The Illinois Department of Public Health has a very comprehensive drop-down menu for picking your preferred language, which is good, except that it is so comprehensive that it includes "English, Middle (1100-1500)" and "English, Old (ca. 400-1100)" right under English, also there's "Egyptian (Ancient)", "German, Old High ca. 1050-1500", "Irish, Old (to 900)", "Low Saxon", and, maybe most perplexingly, "Indo-European languages"
@Pixley hi yes i speak the hypothesized common language proto-indo-european so just do some research to figure out the historical roots and get on my level
@Pixley i don't know. is covid running rampant in the 4000 BC Pontic–Caspian steppe? should i be concerned?
@Pixley i keep saying "Official Aramaic"!!!! like it's a dancehall DJ alone to myself as everyone else has gone to the grocery store this morning
@Pixley I find it insulting that a real language like Kirundi is placed at the same place as a completely made-up language. Kirundi, as Kirghiz btw, is a real language spoken by real people and transporting real culture. By putting it next to some fantasy language, you devalidate all of that as "not real", not to be respected the same way as "real" languages like English or French. @platypus @alex
@platypus @Pixley @carl well, Carl, as heavily discussed in this thread, this is a list of every language that has ever been published, which includes fictional languages and even “no linguistic content.” If anything is insulting here it’s that the state made an unusable language picker list, not that there are both real and fictional languages here
@carl so Carl, as I was saying elsewhere, the context of this international standard is that it is a standard of all languages in which a work has been published. This does not include all spoken languages and includes many ancient and also “constructed“ languages such as Klingon or even Esperanto which is spoken.
it’s a perfectly good standard for librarians like me who are the ones who created it.
However. It’s bad and lazy for devs to reuse. And ridiculous. Which was our convo.
@carl So your whole “if you say so it must be true” directed at Alex is really weird and passive aggressive. You could have either dug in to learn or you could have simply thanked Alex, who is not a librarian and only yesterday learned what the standard is but did do the bare minimum to learn what that standard is.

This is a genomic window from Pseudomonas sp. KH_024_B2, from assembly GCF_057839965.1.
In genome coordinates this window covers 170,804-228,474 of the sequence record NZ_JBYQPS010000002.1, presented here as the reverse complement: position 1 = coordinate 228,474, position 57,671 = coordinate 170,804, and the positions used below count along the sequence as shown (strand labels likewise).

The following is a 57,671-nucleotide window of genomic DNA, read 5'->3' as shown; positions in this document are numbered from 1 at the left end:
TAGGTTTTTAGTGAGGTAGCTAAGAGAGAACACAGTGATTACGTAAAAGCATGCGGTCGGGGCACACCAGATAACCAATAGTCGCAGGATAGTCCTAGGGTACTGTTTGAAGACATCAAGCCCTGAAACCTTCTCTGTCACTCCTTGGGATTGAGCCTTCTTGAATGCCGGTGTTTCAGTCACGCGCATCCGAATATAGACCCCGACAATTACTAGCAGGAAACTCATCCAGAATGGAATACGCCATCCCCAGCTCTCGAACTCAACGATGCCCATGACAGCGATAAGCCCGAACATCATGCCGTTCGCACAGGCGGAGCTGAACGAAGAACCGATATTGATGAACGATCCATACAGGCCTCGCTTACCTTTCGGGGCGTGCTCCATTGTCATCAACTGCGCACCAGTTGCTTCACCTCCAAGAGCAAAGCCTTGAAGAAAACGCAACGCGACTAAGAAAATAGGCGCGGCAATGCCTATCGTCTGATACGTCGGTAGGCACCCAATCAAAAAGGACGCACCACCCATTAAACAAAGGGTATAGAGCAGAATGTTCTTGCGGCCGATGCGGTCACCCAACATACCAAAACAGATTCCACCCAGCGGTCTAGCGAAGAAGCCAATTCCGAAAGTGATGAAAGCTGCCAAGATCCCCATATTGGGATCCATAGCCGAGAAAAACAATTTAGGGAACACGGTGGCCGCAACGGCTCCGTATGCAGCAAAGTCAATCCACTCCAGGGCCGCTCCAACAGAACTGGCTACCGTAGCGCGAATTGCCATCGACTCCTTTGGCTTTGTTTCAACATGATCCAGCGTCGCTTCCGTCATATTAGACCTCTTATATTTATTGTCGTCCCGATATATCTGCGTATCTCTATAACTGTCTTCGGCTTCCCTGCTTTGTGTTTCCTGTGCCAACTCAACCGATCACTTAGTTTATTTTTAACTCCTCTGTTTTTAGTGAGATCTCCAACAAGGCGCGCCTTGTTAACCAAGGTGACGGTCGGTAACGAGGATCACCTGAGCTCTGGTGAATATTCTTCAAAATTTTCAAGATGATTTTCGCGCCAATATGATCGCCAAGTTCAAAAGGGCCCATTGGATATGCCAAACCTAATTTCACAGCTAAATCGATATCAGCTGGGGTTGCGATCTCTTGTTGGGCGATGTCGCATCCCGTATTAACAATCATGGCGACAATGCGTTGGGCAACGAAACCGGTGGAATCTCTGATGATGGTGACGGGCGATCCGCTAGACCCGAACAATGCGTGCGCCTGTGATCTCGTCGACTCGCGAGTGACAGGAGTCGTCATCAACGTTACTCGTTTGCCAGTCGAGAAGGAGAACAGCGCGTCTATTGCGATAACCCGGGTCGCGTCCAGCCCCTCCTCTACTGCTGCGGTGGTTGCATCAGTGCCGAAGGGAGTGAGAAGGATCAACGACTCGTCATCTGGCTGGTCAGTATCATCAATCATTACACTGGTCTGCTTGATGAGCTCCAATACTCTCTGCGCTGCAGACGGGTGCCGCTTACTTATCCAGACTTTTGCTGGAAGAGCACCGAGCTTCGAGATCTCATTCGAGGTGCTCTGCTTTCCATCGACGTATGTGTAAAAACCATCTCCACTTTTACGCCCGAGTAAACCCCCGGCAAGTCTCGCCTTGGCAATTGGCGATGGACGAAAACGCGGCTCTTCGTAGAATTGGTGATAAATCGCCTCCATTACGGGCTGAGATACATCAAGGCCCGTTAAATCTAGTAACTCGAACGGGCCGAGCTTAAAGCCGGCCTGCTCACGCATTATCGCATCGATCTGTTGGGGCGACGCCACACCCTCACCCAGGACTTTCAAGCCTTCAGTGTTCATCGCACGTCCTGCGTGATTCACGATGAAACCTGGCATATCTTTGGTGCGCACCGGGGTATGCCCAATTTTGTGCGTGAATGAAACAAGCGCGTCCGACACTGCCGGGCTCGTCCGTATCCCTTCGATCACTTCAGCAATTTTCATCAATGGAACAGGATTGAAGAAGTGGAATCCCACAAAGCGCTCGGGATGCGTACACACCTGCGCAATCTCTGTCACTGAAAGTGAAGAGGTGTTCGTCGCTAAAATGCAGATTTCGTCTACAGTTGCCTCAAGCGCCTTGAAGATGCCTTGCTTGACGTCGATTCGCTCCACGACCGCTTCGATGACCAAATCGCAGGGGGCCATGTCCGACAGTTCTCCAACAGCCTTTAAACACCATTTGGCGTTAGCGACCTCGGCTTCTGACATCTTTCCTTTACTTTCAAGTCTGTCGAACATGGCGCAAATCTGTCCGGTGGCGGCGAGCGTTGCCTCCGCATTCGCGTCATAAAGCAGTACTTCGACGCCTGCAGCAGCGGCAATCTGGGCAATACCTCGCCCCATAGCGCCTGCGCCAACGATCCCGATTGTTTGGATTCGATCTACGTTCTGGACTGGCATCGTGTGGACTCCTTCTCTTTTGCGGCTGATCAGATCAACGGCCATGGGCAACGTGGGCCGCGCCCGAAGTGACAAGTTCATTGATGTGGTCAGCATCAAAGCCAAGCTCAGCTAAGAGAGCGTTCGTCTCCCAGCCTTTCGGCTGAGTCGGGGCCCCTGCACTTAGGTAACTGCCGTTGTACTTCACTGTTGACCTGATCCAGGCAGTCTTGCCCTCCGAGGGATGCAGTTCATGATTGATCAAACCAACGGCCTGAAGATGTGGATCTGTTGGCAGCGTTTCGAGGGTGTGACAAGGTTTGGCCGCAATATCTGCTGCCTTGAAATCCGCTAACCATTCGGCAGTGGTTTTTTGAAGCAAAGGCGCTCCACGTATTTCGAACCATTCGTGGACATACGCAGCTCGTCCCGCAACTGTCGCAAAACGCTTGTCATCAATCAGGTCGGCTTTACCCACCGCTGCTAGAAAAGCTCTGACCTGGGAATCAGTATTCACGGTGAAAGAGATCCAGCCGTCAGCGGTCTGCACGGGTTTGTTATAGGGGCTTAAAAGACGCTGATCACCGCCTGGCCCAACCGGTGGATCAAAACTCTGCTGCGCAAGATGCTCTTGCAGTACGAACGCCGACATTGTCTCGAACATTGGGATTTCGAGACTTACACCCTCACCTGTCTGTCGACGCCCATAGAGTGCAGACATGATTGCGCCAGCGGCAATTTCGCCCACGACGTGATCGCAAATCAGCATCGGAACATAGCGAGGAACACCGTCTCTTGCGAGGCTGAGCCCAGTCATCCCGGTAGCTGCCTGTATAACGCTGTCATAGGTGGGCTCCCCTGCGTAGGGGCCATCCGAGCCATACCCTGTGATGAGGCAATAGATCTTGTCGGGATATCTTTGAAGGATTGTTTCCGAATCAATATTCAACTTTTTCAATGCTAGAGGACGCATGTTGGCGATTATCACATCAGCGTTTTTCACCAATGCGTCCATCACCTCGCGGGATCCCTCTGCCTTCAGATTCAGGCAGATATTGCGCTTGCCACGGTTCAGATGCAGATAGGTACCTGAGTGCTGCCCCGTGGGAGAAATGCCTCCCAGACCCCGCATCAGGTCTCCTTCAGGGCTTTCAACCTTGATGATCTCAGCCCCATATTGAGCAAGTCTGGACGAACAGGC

tl;dr Lots of developers are unwilling to do the bare minimum before reusing a standard and that is how we get drop-downs like this.
You could just say “ah, got it”
@platypus I apologze for the form.
And I appreciate the effort of Alex.
But white people, as part of their white privilege, are often not aware of the many faces of racism. I do not assume evil intent, but people have to be aware. At all times.
@Pixley I think rockford has a big Old High German (ca. 1050-1500) community. Good sausages, weird accent
@Pixley “we’ve got an Old English speaker here, better contact the Medieval Studies programs state-wide for a possible interpreter”
@neoncoughh I'm picturing the guy at the farmers market who sits there in his medieval garb cheerfully flintknapping or whatever
@Pixley Hark thys sound advyse! If gud foode waiting for ye feast-tyme be/ mind well yt sits notte betwixt 40 and 140 degrees
@nashhigh we're losing population to neighboring states, and it's because people "want to live in one set timeline" like a bunch of babies
@Pixley Interestingly, they do have content, whatever is the language you choose. I assume they use some automatic translation and the menu simply reflects the available languages.
The translation in french, for instance, is good but very unhuman ("soutien d'une ligne d'arrêt du tabac" for "help from a hotline").
Skull dot website is an intentionally small instance for friends.